Tinder co-founder Sean Rad.
Photo: Getty

Ten former and current Tinder executives, including some of its founders, filed a lawsuit against the dating app’s owners IAC and Match Group on Tuesday, accusing them of scheming to intentionally lower Tinder’s valuation and cheat employees out of billions of dollars.

The lawsuit, filed in the New York State Supreme Court, claims IAC and Match used a variety of tactics to swindle Tinder employees out of valuable stock options they were contractually entitled to. According to the plaintiffs, Tinder’s owners delayed the launch of Tinder Gold and used misleading financial information to lower the company’s valuation, before ultimately stripping employees of future options through a corporate merger. The lawsuit also alleges the parent companies “threatened to fire Tinder executives if they told the truth about how much Tinder was really worth.”

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Reached by Gizmodo, an IAC spokesperson described the lawsuit as “meritless,” stating that “IAC and Match Group intend to vigorously defend against them.” The statement continues:

Since Tinder’s inception, Match Group has paid out in excess of a billion dollars in equity compensation to Tinder’s founders and employees. With respect to the matters alleged in the complaint, the facts are simple: Match Group and the plaintiffs went through a rigorous, contractually - defined valuation process involving two independent global investment banks, and Mr. Rad and his merry band of plaintiffs did not like the outcome. Mr. Rad (who was dismissed from the Company a year ago) and Mr. Mateen (who has not been with the Company in years) may not like the fact that Tinder has experienced enormous success following their respective departures, but sour grapes alone do not a lawsuit make.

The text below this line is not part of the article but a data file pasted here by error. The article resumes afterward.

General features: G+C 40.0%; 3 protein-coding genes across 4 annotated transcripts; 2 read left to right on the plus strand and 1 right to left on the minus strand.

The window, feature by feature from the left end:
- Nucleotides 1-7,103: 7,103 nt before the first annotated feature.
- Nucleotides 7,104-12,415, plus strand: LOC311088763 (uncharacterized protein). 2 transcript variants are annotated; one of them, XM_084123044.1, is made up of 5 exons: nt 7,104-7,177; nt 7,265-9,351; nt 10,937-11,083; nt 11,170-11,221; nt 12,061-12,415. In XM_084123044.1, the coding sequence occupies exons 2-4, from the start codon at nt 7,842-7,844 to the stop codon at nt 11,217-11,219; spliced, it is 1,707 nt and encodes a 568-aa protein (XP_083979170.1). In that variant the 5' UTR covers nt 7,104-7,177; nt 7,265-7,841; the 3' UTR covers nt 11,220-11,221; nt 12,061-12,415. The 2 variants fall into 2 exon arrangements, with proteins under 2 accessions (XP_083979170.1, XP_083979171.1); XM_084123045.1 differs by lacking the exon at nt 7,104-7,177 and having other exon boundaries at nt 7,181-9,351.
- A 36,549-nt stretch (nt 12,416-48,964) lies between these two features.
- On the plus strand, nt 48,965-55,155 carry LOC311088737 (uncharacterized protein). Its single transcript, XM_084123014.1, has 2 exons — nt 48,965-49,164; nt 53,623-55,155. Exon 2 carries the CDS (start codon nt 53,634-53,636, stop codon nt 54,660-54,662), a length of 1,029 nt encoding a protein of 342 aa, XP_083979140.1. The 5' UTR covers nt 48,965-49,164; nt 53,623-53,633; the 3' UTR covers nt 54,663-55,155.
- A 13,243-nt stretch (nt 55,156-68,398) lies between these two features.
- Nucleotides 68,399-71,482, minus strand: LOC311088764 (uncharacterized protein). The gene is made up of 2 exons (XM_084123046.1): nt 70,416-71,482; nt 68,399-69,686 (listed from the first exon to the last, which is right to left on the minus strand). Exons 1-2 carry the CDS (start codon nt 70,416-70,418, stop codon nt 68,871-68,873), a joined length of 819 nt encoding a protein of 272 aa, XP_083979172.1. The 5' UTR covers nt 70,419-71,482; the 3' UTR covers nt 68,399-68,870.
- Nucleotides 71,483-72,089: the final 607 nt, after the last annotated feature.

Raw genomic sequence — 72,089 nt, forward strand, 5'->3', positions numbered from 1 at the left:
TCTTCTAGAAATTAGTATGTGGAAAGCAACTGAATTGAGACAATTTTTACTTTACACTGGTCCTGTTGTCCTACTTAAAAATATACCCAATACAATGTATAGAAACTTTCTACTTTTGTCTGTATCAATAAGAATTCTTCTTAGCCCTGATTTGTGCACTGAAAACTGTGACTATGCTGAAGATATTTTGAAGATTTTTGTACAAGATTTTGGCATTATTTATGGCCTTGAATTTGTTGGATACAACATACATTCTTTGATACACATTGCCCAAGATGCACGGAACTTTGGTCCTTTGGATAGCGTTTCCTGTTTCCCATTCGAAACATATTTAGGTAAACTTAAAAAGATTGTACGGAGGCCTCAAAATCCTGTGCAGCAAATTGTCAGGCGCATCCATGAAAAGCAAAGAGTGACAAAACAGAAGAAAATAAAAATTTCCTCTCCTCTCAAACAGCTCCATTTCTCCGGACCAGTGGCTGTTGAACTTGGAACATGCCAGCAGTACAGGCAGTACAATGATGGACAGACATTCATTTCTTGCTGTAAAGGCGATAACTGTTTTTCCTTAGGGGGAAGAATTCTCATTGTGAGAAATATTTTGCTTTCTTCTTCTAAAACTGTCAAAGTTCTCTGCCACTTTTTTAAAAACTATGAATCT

Tinder co-founder Sean Rad, however, said in a press release, “We never imagined the lengths [IAC] would go to cheat all the people who built Tinder. The Tinder team—especially the plaintiffs who are currently senior leaders at the company—have shown tremendous strength in exposing IAC/Match’s systematic violation of employees’ rights.”

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The lawsuit includes damning accusations against Match Group’s CEO Greg Blatt. According to the complaint, Blatt—who replaced Rad as interim CEO of Tinder in December 2016—“had a well-earned reputation as a notorious bully with a volcanic temper and a habit of threatening to fire employees who contradicted him.” The suit also claims that the Match CEO’s appointment to an executive position at Tinder was a conflict of interest and part of the plan to undermine Tinder’s valuation and financially screw over its employees.

In a 2016 interview, however, Rad described his departure from the CEO role as “80 percent my idea,” and “certainly initiated by me,” Recode reported.

Most egregiously, the lawsuit also details gross sexual misconduct allegations against Blatt. It alleges that he “groped and sexually harassed” Tinder’s vice president of marketing and communications Rosette Pambakian—a plaintiff on the lawsuit—during the company’s holiday party in 2016. This allegedly occurred in the company of her colleagues. Reached by Gizmodo, an IAC spokesperson did not specifically comment on the allegations against Blatt.

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Blatt remained in his position as interim CEO of Tinder following the alleged misconduct until two weeks after executives from IAC and Match allegedly completed their plan, when his retirement was announced. According to the complaint, Blatt received a “lucrative golden parachute and a glowing farewell message” from IAC controlling shareholder Barry Diller.

The plaintiffs seek billions of dollars in damages. Orin Snyder, an attorney for the plaintiffs, said in a press release that “this is an open-and-shut case.”

IAC concluded its public statement with a comment on Rad: “Mr. Rad has a rich history of outlandish public statements, and this lawsuit contains just another series of them. We look forward to defending our position in court.”

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